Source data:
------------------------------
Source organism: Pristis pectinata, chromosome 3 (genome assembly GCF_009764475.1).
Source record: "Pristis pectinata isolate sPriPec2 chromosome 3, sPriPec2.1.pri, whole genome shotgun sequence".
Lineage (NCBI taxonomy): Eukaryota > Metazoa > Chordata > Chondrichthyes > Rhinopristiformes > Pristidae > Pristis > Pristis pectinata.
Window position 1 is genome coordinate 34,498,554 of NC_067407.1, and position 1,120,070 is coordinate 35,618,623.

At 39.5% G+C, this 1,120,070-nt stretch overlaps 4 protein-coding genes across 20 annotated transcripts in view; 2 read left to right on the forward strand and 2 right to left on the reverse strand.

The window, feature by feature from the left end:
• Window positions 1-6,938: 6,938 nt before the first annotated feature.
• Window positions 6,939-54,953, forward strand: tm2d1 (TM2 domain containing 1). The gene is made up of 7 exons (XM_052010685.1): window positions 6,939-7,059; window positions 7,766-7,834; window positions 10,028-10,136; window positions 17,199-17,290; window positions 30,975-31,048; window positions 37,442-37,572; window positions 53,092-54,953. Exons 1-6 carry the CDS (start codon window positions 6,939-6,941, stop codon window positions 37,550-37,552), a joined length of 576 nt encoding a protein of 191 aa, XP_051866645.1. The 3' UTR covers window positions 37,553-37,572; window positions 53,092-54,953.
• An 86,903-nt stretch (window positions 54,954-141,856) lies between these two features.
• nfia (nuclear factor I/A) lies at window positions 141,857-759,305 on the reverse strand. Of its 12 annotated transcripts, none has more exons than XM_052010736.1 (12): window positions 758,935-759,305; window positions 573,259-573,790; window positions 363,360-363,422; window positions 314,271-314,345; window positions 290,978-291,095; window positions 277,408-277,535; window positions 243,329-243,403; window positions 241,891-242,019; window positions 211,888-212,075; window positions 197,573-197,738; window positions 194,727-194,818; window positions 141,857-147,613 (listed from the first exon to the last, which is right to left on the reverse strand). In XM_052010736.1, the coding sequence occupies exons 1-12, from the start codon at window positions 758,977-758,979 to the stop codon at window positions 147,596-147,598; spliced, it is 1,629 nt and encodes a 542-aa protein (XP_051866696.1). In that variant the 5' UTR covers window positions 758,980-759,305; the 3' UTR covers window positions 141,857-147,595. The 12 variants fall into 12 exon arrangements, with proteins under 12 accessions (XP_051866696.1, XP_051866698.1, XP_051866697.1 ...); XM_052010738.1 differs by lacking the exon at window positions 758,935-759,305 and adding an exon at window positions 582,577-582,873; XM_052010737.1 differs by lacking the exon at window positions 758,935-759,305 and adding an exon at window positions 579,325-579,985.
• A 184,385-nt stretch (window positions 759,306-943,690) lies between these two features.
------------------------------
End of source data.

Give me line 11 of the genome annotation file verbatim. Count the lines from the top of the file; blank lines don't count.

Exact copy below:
• A 184,385-nt stretch (window positions 759,306-943,690) lies between these two features.